- Customer Service Targeting the Club Membership Majority
by Rob Bishop February 2014
No good deed goes unpunished. Said differently, we’ve decided that at times we provide customer service that is too good.
We don’t mean that arrogantly. What we mean is that we can’t care about things that aren’t important to the majority of our customers. It’s just too hard, and it takes a toll on us financially, professionally and emotionally.
- 5 Tips to Overcoming Gym Intimidation
by John Agoglia February 2014
Gym intimidation garners a lot of focus in news stories and motivational columns, and not just due to Planet Fitness' entertaining ad campaign. From the Huffington Post to the Times of India, reports of the impact of gymtimidation -- as Planet Fitness has coined it -- is a leading reason why some 80-percent of the population continues to avoid joining a health club.
According the Times of India, a recent study conducted by a UK magazine found that "women find exercising at the gym embarrassing and uncomfortable, especially when other people look at them."
This is not a new revelation, by any means. But, it's not a women-only issue, as men seem to suffer from gym shyness as well.
A recent NBC News article claims that men are intimidated about not being able to "bench a Volkswagen."
"The feeling of intimidation is likely quite similar for men and women, varying in intensity, of course, depending on how extreme the (negative, self-assessing) thoughts become. But the triggers can certainly be different," Dr. Simon Rego, director of psychology training at Montefiore Medical Center/Albert Einstein College of Medicine in New York tells NBC News.
And while many articles give tips and tricks for people to overcome this obstacle, from working out with a buddy, to programs and equipment for getting fit at home, the question is beyond entertaining commercials and "Lunk" alarms (which seems to be a judgment to me). What can independent health club owners do to help get intimidated members to come through the door, while still catering to the more hardcore fitness fanatics?
"It really comes down to not only creating an inviting environment, but understanding that certain people -- and groups of people -- have more insecurities than others," says Bill Rundle, owner of Boston-based Mission Fitness. "We have started a special program on the suggestion of one of our mature members that allows that demographic to work in small groups together so they have support and someone to help them."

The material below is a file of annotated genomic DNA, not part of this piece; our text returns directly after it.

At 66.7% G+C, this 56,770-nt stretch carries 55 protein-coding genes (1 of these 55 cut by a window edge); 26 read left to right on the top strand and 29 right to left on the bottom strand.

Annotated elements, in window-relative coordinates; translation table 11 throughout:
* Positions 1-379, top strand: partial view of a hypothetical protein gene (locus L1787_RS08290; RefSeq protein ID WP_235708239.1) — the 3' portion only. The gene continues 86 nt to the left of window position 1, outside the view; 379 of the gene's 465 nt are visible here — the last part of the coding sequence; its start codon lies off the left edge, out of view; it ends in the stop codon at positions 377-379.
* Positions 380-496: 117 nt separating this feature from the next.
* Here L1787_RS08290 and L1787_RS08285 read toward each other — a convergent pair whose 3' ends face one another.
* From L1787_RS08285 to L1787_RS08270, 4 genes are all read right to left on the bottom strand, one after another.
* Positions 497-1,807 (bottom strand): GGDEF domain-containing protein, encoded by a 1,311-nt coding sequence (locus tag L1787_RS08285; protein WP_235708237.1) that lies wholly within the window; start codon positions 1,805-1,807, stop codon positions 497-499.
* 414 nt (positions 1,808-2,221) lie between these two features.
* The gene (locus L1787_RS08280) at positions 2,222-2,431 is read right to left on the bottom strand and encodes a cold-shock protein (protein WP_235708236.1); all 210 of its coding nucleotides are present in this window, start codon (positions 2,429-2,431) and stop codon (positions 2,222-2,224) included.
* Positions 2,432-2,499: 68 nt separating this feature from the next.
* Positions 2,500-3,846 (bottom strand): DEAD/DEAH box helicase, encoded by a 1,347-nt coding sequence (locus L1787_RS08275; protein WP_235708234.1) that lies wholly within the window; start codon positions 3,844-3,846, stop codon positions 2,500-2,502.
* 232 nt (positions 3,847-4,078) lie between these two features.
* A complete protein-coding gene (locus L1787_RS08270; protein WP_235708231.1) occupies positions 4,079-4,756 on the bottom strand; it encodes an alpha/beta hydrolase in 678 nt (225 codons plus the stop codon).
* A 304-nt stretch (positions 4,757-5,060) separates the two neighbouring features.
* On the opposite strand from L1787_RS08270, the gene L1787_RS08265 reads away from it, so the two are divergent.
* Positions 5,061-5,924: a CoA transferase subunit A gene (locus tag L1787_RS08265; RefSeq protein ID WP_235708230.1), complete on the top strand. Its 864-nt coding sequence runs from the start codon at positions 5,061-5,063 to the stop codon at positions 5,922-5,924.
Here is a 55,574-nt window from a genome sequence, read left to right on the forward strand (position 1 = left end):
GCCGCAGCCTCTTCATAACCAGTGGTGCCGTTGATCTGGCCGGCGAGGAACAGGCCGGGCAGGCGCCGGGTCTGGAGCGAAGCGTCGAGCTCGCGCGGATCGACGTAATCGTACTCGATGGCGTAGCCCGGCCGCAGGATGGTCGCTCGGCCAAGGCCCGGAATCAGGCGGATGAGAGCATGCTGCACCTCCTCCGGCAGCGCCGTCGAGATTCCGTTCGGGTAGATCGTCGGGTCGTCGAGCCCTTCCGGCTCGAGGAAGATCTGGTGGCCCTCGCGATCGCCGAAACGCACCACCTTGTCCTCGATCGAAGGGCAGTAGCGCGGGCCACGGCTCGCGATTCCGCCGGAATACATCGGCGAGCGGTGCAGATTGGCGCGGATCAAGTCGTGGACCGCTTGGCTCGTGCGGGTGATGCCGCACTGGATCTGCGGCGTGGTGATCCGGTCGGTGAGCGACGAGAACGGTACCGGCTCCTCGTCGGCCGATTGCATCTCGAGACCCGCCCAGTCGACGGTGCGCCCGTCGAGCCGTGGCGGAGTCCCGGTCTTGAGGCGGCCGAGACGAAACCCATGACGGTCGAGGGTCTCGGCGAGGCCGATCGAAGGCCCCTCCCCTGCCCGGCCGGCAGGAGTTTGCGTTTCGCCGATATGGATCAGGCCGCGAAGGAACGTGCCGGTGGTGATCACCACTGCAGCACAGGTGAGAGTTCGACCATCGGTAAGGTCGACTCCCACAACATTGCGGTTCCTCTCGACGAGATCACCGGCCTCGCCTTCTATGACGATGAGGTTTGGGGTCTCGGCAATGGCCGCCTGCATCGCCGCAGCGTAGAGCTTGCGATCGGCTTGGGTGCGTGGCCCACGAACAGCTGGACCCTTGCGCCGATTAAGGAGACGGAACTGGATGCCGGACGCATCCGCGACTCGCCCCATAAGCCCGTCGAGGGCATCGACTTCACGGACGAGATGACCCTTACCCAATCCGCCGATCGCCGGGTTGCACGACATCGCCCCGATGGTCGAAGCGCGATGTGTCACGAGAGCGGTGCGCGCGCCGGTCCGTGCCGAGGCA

It is programs such as this, as well as a good on-boarding process, services, and amenities, that will help clubs build a reputation for being a safe environment, which will help attract and retain those that are a bit wary of joining a gym.
5 Ways to Build a Less Intimidating Brand:
1. Separate free weight, cardio and selectorized machines to reduce intimidation. You don't need to keep weights too light or dissuade people from working hard. Just allow people to go where they are comfortable.
2. Have demographic- and goal-based programming to allow members to feel comfortable in a group of similar people.
3. Assign a staff or member buddy to all new members so they will feel welcome and as if they know someone at the gym.
4. Allow for private showers and changing areas in the locker rooms.
5. Be inclusive with your marketing efforts. Don't just focus on one type of member or group.
John Agoglia has spent nearly two decades either working in health clubs or writing about them. He currently writes for several digital and print publications in and out of the fitness industry.
- 3 Ways Health Clubs Can Help Keep Kids Active
by John Agoglia February 2014
As reported by Athletic Business yesterday, a recent study published in the Wall Street Journal shows that participation in the top four youth sports are on the decline. While that could be seen as an alarming revelation given the current obesity epidemic, it can also be viewed as an opportunity for club owners to help pick up some of the slack and keep America’s youth moving.